I know the plans I have in mind for you, declares the Lord; they are plans for peace, not disaster, to give you a future filled with hope. When you call me and come and pray to me, I will listen to you. When you search for me, yes, search for me with all your heart, you will find me. I will be present for you, declares the Lord, and I will end your captivity. I will gather you from all the nations and places where I have scattered you, and I will bring you home after your long exile, declares the Lord (Jeremiah 29:11-14, Common English Bible).
In the United Methodist Church, candidates for ministry must read a book titled The Christian as Minister and discuss it with their pastor. It is one of the very first steps in the candidacy process.
I can’t say I was overly fond of the book, but there is one part of the book that has stuck with me for years. The book discussed “vocation.” It said (I paraphrase) that our vocation is not necessarily the way we make our living. Instead, we find our vocation in life by finding the place where what we want to do in life and what God most needs done in the world. The authors (the book never says who actually wrote it) went on to give a couple of examples. Let’s say you write television commercials for personal hygiene products and you really get a kick out of your work. You meet the first condition, what we want to do in life. And, we might even be doing the world a favor in helping to sell these products. But we probably miss the boat on the second condition. While this may be good for people and the world, it isn’t what God most needs done in the world.
On the other hand, if you are a physician and you work in a leper colony you have the work God most needs done in the world in spades. Let there be no doubt, this is a place where God needs work done. That being said, if you find your work distasteful and depressing, not only are you not meeting condition number one, you probably aren’t helping your patients very much either.
Where we find our purpose is, where what we want to do meets up with what God most needs done in the world. To make me a math teacher (for those who really know me, quit laughing) would be ridiculous. First of all I don’t like it. Second, I am not any good at it. And third, well, I never would have gotten through the course work. I don’t think I would have met any of the criteria. But as a preacher, I love what I do and it is definitely something God needs done in the world.
I love this definition. When I became a candidacy mentor several years later and found they had revised the book, I was terribly disappointed when I discovered they had removed this part of the book in the revisions. I thought it was the best part of the book.
Several years ago I ran across a Facebook meme that seems to speak to this very well. Mark Twain is credited with saying, “The two most important days in your life are, the day you were born and the day you find out why.” Personally I would add a third date, the day you discovered the love God has for you. That date is important because that date is when we respond to God’s call.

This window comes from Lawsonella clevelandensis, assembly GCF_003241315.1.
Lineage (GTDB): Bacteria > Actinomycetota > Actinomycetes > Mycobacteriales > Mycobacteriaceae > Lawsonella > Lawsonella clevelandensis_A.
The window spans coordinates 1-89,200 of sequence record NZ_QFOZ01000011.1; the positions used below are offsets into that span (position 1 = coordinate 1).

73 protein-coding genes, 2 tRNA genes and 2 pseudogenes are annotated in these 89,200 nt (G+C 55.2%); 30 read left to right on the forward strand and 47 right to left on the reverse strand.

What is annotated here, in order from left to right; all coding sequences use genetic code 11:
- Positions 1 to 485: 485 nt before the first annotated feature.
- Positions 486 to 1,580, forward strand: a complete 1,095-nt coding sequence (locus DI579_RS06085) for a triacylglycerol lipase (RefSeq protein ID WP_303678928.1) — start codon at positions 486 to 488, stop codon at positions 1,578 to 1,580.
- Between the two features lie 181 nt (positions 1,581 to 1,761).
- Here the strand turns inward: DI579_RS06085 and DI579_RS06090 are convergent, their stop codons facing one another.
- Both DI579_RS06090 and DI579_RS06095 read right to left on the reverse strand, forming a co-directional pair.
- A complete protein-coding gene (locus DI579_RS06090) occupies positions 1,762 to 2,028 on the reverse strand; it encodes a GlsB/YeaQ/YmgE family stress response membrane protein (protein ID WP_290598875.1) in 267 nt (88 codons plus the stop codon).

God put us on this planet for a purpose. Some of us have found that purpose and are living it out in the world. Some are still searching. I believe the easiest way to find it is to look around at the world. What do you see that breaks God’s heart? What can YOU do about it?
I have a friend named Bob who made a mission trip years ago to Haiti. While he was there he noticed a child drinking water from tire ruts in the road. As he continued in his work he saw there were children, again and again, drinking water that was fit for human consumption. It broke Bob’s heart. If you asked him, I am pretty sure he would say he believed it broke God’s heart.
When Bob got back home he did some research and found that one in eight Haitian children die before they reach age 10 due to water borne diseases and bacteria. Bob found his purpose.
Bob makes his living and personally funds some of his mission work. But, that isn’t his vocation. Bob’s vocation became “Clean Water for Haiti.” After doing some research Bob discovered that for less than $60 he can purchase filters and five gallon buckets that allow families to filter up to 25 gallons a day for up to 10 years.
Today Bob funds a great deal of the work with “Clean Water for Haiti” and when he isn’t in Haiti or on his lawn mower, he is telling other people about the work, raising money to buy more filters so more people can have clean water.
Bob found the intersection. Bob loves helping these kids and he is doing some of the work God most needs done in the world. He has found his purpose.
If you are going to make a New Year’s Resolution, this just might be the place where you need to make one. It would also be a place where the alternative I am going to suggest might just play in for you.
Have you found your purpose/mission? If so, what is it?
Have a blessed day in the Lord.
Joy and Peace,
Copyright 2017, J. Keith Broyles, All Rights Reserved